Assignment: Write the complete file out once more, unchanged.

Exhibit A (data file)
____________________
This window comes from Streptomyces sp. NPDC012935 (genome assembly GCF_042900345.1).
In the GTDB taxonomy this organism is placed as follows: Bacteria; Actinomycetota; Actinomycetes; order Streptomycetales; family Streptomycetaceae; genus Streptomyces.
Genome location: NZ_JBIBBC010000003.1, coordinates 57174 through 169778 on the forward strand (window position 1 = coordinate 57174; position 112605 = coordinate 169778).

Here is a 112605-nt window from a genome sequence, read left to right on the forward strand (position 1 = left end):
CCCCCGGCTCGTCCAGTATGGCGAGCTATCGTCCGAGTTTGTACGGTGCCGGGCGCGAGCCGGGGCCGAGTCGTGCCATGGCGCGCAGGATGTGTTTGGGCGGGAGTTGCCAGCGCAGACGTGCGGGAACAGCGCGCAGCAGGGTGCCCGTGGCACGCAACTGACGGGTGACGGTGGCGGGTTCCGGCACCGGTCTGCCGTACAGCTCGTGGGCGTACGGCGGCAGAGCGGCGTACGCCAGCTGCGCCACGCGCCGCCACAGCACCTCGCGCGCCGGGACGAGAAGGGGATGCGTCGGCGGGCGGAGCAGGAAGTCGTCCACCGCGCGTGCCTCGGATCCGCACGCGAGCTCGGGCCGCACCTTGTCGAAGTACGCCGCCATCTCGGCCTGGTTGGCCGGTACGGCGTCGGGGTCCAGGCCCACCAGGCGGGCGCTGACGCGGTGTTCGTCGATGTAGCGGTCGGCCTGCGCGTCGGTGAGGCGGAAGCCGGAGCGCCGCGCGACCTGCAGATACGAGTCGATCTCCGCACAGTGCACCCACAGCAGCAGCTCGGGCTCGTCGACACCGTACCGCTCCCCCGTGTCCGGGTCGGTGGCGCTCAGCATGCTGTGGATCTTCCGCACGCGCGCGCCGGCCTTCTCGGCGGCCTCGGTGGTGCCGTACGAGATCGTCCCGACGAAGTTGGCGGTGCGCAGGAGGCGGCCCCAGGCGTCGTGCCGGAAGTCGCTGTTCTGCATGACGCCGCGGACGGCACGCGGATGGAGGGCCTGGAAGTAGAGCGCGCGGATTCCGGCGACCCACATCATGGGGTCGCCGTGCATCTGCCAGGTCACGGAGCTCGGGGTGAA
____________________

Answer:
This window comes from Streptomyces sp. NPDC012935 (genome assembly GCF_042900345.1).
In the GTDB taxonomy this organism is placed as follows: Bacteria; Actinomycetota; Actinomycetes; order Streptomycetales; family Streptomycetaceae; genus Streptomyces.
Genome location: NZ_JBIBBC010000003.1, coordinates 57174 through 169778 on the forward strand (window position 1 = coordinate 57174; position 112605 = coordinate 169778).

Here is a 112605-nt window from a genome sequence, read left to right on the forward strand (position 1 = left end):
CCCCCGGCTCGTCCAGTATGGCGAGCTATCGTCCGAGTTTGTACGGTGCCGGGCGCGAGCCGGGGCCGAGTCGTGCCATGGCGCGCAGGATGTGTTTGGGCGGGAGTTGCCAGCGCAGACGTGCGGGAACAGCGCGCAGCAGGGTGCCCGTGGCACGCAACTGACGGGTGACGGTGGCGGGTTCCGGCACCGGTCTGCCGTACAGCTCGTGGGCGTACGGCGGCAGAGCGGCGTACGCCAGCTGCGCCACGCGCCGCCACAGCACCTCGCGCGCCGGGACGAGAAGGGGATGCGTCGGCGGGCGGAGCAGGAAGTCGTCCACCGCGCGTGCCTCGGATCCGCACGCGAGCTCGGGCCGCACCTTGTCGAAGTACGCCGCCATCTCGGCCTGGTTGGCCGGTACGGCGTCGGGGTCCAGGCCCACCAGGCGGGCGCTGACGCGGTGTTCGTCGATGTAGCGGTCGGCCTGCGCGTCGGTGAGGCGGAAGCCGGAGCGCCGCGCGACCTGCAGATACGAGTCGATCTCCGCACAGTGCACCCACAGCAGCAGCTCGGGCTCGTCGACACCGTACCGCTCCCCCGTGTCCGGGTCGGTGGCGCTCAGCATGCTGTGGATCTTCCGCACGCGCGCGCCGGCCTTCTCGGCGGCCTCGGTGGTGCCGTACGAGATCGTCCCGACGAAGTTGGCGGTGCGCAGGAGGCGGCCCCAGGCGTCGTGCCGGAAGTCGCTGTTCTGCATGACGCCGCGGACGGCACGCGGATGGAGGGCCTGGAAGTAGAGCGCGCGGATTCCGGCGACCCACATCATGGGGTCGCCGTGCATCTGCCAGGTCACGGAGCTCGGGGTGAA